Comment: The share price of EMC's favoured SSD supplier, STEC has grown almost 60 per cent since the beginning of the year, yet law suits are amassing and its competitive position has weakened. The rumour is that IBM interest in buying STEC is pushing its share price up.
In September last year STEC's share price peaked at $41.84. It was riding high and its management had made some significant share sales. Then it announced results that were solid enough, but less than stellar, and said EMC had effectively over-ordered product and STEC wouldn't ship as much product as it had previously said.
The shares tanked, dropping to $21.32 by the end of October and then precipitously to $13.13 in early November. This reversal in investor sentiment was fuelled by a strengthening realisation that STEC's monopoly in Fibre Channel interface SSDs, the ones EMC favoured, would not last forever and that server-located SSDs with PCIe interfaces were going to become popular. This was helped by energetic marketing and PR from Fusion-io, a PCIe interface SSD supplier.
Strengthening this concern was the entry of Seagate into the enterprise SSD space, the news that Micron and Intel had intentions in that market, the entry of SandForce and Pliant with strong controller offerings, and thoughts that Hitachi GST could produce a Fibre Channel interface SSD with Intel's help. SAS interface SSDs were also thought to be possible substitutes for Fibre Channel ones, especially with a 6Gbit/s SAS interface.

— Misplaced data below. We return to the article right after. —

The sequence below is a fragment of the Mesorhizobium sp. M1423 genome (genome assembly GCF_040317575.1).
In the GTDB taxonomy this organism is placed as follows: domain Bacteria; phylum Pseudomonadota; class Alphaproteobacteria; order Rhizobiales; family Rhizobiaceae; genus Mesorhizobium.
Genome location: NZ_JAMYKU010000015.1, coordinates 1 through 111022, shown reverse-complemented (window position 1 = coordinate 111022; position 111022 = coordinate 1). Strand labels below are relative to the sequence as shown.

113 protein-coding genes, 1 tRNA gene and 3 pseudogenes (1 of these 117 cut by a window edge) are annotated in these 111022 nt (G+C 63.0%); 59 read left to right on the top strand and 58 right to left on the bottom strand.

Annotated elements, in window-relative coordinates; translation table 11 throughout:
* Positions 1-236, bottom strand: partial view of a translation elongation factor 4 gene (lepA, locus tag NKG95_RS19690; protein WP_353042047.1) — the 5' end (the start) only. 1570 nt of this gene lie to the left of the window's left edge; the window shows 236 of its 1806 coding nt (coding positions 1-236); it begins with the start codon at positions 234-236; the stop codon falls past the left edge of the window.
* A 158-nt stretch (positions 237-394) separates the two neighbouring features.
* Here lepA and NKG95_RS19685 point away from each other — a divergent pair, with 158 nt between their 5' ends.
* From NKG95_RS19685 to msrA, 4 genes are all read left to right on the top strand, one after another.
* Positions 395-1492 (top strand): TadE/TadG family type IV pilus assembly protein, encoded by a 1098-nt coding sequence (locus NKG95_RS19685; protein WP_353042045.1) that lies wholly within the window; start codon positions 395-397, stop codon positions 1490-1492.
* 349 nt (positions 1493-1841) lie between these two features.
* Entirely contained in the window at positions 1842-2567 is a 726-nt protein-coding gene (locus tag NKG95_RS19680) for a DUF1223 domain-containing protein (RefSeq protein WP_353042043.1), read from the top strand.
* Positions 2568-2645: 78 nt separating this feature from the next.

So STEC wasn't coining dollars as fast it had hoped, its effective monopoly faced sustained assault, and EMC wasn't taking as much product, yet its directors had sold shares as they rose to their peak. Shareholders, especially ones who had bought as STEC was ramping up to its $41.84 peak were furious. Law firms sniffed out class action possibilities - seven or more of these are now underway, claiming STEC directors effectively duped shareholders.
STEC's recent share price history from Google Finance.
Shares reached a low point of $11.44 on December 7, 73 per cent down on their peak. Since then nothing in STC's strategic situation has changed. No new design wins have been announced, although Fujitsu plumped for STEC on December 1 just before the bottoming out of the share price. No new product has been revealed, and no resumption of OEM order shipment growth rates have been announced; yet the shares have risen to the $19.58 mark, a 71 per cent rise. It seems a bit more substantial than a mere bounce after reaching the bottom.
The speculation and rumour is that IBM is interested in buying STEC. The logic seems pretty obvious with IBM getting control of the leading enterprise flash drive manufacturer, whose NAND product it is using in its SAN Volume Controller and disk drive arrays, and against a background of increasing SSD use in servers.
The big blue beast at Armonk has not spoken so this is all speculation, perhaps partly driven by burnt shareholders wistfully looking for a way to recoup their losses. Without the IBM interest the shares would appear to be over-valued, but I'm no investment analyst. ®